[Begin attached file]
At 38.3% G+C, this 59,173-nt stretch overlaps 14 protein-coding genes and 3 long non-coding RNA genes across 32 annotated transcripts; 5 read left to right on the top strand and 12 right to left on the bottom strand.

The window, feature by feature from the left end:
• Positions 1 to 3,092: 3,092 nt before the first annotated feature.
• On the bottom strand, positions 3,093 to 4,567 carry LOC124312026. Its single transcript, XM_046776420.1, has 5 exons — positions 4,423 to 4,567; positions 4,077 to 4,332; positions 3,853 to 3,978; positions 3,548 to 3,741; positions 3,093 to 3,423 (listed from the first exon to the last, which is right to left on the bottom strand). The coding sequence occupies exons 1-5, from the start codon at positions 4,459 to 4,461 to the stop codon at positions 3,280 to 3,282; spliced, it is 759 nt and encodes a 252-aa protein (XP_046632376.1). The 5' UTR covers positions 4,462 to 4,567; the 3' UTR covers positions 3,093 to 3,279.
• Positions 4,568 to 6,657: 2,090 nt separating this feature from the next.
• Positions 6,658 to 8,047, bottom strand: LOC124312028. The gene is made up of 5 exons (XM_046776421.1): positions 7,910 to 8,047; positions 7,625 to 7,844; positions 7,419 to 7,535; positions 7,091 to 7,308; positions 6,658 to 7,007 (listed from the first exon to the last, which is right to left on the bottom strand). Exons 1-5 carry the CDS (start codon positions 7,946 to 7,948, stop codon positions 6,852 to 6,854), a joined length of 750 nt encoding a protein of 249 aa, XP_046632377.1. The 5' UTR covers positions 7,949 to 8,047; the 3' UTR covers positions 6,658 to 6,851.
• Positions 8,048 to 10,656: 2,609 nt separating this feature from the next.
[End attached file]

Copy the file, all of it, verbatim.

At 38.3% G+C, this 59,173-nt stretch overlaps 14 protein-coding genes and 3 long non-coding RNA genes across 32 annotated transcripts; 5 read left to right on the top strand and 12 right to left on the bottom strand.

The window, feature by feature from the left end:
• Positions 1 to 3,092: 3,092 nt before the first annotated feature.
• On the bottom strand, positions 3,093 to 4,567 carry LOC124312026. Its single transcript, XM_046776420.1, has 5 exons — positions 4,423 to 4,567; positions 4,077 to 4,332; positions 3,853 to 3,978; positions 3,548 to 3,741; positions 3,093 to 3,423 (listed from the first exon to the last, which is right to left on the bottom strand). The coding sequence occupies exons 1-5, from the start codon at positions 4,459 to 4,461 to the stop codon at positions 3,280 to 3,282; spliced, it is 759 nt and encodes a 252-aa protein (XP_046632376.1). The 5' UTR covers positions 4,462 to 4,567; the 3' UTR covers positions 3,093 to 3,279.
• Positions 4,568 to 6,657: 2,090 nt separating this feature from the next.
• Positions 6,658 to 8,047, bottom strand: LOC124312028. The gene is made up of 5 exons (XM_046776421.1): positions 7,910 to 8,047; positions 7,625 to 7,844; positions 7,419 to 7,535; positions 7,091 to 7,308; positions 6,658 to 7,007 (listed from the first exon to the last, which is right to left on the bottom strand). Exons 1-5 carry the CDS (start codon positions 7,946 to 7,948, stop codon positions 6,852 to 6,854), a joined length of 750 nt encoding a protein of 249 aa, XP_046632377.1. The 5' UTR covers positions 7,949 to 8,047; the 3' UTR covers positions 6,658 to 6,851.
• Positions 8,048 to 10,656: 2,609 nt separating this feature from the next.